Alabama Hospital Outbreak Tied to Poor Sterilization

The deadly bacterial outbreak that led to infections in 19 patients at six Alabama hospitals was most probably caused by a sterilization process gone wrong. Nine people died as a result of the infection believed to be linked to tainted IV feeding solution.

According to Reuters, health officials can not confirm if the nine <"">Alabama hospital outbreak deaths were directly attributable to poor sterilization, which led to the Serratia marcescens bacteremia, a pathogen that can cause serious infections. All 19 patients received total parenteral nutrition (TPN), which is a feeding solution injected intravenously to patients unable to eat by mouth or a feeding tube, Reuters explained.

In our last report, we wrote that Alabama Department of Public Health director, Dr. Donald Williamson, said that the type of bacteria identified on the IV feeding bags matches the type found on a sink and in production areas at Meds IV. Reuters now says that tests revealed that the pathogen in the nutritional solution at a Birmingham pharmacy was the same strain found in blood samples from 12 of the patients, according to Williamson. This finding eliminates the potential for the infection to have been caused by anything other than the solution.

Williamson noted that the investigation continues to determine if the filter used during sterilization is the culprit of if there was a problem in how procedures were carried out, wrote Reuters. “We are not done…. We’ll be working with the regulatory entities to try to understand exactly what went wrong in the sterilizing process,” Williamson said during a conference call with reporters, quoted Reuters. “We’ve identified where the weak point in the chain of infection control occurred…. We’re now trying to identify exactly what happened,” he added.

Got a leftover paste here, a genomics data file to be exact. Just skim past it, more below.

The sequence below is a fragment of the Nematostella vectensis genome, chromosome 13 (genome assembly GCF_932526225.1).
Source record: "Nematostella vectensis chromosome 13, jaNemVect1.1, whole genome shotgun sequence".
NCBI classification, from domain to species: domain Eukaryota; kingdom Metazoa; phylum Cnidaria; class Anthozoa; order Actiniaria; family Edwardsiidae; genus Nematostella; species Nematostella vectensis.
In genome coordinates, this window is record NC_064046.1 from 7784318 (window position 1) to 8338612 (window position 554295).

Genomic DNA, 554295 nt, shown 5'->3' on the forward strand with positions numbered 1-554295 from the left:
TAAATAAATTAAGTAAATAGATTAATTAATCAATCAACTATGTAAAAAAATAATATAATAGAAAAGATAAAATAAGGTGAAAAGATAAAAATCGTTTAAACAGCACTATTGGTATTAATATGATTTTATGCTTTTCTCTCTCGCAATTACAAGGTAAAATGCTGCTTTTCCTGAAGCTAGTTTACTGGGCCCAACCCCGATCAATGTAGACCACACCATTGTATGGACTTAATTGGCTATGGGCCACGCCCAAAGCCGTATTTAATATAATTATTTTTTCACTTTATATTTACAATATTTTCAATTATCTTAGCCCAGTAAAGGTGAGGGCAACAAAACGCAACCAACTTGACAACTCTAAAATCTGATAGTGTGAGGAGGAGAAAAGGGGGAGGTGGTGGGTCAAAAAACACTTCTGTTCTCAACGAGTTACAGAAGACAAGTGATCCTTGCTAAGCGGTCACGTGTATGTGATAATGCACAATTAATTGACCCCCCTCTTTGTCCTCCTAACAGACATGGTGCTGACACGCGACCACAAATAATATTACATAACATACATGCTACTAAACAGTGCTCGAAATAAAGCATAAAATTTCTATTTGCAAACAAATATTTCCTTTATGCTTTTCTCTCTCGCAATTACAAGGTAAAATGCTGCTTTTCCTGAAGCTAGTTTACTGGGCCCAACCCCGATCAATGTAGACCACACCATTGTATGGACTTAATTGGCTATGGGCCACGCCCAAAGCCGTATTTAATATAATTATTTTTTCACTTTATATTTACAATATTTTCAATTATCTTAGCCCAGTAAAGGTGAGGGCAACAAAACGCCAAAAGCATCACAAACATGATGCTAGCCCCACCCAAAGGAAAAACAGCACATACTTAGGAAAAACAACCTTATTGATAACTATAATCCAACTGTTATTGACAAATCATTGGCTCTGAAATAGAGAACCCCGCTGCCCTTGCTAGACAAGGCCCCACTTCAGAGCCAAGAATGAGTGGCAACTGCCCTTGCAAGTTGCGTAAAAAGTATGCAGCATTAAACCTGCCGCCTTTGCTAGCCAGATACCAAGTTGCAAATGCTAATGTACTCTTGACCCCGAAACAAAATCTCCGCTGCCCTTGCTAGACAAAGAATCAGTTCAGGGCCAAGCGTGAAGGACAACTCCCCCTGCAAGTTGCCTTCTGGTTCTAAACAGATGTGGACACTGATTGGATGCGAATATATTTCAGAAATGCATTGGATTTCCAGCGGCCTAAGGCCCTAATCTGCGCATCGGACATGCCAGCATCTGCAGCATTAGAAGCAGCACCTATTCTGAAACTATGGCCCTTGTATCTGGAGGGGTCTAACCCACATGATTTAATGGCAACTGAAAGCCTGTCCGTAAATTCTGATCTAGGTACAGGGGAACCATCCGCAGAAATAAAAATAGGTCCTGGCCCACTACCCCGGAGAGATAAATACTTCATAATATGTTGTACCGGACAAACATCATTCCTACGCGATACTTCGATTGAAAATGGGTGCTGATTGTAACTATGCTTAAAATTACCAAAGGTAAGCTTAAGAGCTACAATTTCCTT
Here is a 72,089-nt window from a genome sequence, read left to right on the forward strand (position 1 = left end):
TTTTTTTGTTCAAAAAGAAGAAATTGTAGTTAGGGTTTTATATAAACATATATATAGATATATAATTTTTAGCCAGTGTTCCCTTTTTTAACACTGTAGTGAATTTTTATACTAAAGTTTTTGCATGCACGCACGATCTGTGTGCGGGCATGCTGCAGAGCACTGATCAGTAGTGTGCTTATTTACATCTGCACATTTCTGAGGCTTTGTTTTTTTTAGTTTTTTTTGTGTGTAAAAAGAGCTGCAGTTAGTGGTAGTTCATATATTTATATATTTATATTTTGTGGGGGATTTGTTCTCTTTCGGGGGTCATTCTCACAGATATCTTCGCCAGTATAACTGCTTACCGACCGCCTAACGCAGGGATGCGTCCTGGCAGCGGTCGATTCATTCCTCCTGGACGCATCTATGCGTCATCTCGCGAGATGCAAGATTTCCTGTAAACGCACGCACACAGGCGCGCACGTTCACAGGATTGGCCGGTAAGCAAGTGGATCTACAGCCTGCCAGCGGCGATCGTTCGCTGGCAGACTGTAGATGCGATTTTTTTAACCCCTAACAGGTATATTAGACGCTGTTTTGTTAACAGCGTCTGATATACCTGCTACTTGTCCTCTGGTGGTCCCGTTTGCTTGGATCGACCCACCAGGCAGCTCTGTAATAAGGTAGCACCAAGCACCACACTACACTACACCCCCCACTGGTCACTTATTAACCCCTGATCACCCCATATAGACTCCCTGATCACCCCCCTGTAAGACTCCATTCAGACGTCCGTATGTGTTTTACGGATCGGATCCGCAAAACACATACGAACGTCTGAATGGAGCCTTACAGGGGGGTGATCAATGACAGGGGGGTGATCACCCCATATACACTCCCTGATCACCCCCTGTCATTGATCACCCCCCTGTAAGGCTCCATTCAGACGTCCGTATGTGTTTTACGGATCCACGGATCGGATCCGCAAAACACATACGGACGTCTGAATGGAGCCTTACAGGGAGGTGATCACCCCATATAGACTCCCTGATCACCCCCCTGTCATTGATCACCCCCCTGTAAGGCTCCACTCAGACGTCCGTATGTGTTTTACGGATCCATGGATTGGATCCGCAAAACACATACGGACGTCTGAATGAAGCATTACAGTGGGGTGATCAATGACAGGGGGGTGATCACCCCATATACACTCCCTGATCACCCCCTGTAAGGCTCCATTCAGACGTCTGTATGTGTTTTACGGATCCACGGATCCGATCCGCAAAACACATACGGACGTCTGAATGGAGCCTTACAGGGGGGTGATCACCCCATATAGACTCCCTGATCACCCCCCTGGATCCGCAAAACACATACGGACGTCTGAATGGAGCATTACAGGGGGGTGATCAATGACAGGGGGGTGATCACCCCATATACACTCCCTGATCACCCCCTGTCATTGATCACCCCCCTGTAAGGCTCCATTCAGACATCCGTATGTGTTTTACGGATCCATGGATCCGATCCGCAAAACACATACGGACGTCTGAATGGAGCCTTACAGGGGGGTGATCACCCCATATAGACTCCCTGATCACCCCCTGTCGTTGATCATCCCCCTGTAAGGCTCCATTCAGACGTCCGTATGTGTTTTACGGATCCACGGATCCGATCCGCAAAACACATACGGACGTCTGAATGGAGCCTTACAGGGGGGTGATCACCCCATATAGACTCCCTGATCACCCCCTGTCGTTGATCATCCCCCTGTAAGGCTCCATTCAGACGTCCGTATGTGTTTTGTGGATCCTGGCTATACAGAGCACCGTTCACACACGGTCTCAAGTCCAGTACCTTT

Officials connected to the case said the probe will continue for several more weeks, wrote Reuters, and noted that those infected ranged in age from 38 to 94; 17 cases were reported last month and two others were reported in January and February.

As of Thursday, the families of patients infected at the Alabama hospitals filed four lawsuits against Meds IV and some of the hospitals, said Reuters. Donald J. Mottern filed on behalf of his mother, LaVonne, 71, who died. “I would just like to have confidence back in our healthcare system,” he said, quoted Reuters. Another wrongful death lawsuit was filed against Meds IV on behalf of Mary Ellen Kise, who died at Baptist Health Systems hospitals after receiving feeding treatment. The families of two other deceased patients and one patient who suffered brain injuries after receiving IV feeding with Meds IV products are also pursuing legal action.

The U.S. Centers for Disease Control and Prevention (CDC) and the U.S. Food and Drug Administration (FDA) identified the six Alabama hospitals: Princeton Baptist Medical Center; Shelby Baptist Medical Center; Cooper Green Mercy Hospital; Medical West; Prattville Baptist Hospital; and Select Specialty Hospital, a long-term acute care hospital that is part of the Trinity Medical Center.

The serratia marcescens bacteremia pathogen can lead to urinary tract, respiratory tract, optical, and wound infections, with the main risk factor being sepsis. Other diseases linked include meningitis, cerebral abscess, osteomyelitis, and arthritis; most S. marcescens strains are resistant to several antibiotics.

On March 24, Meds IV recalled all of its IV compounded products.

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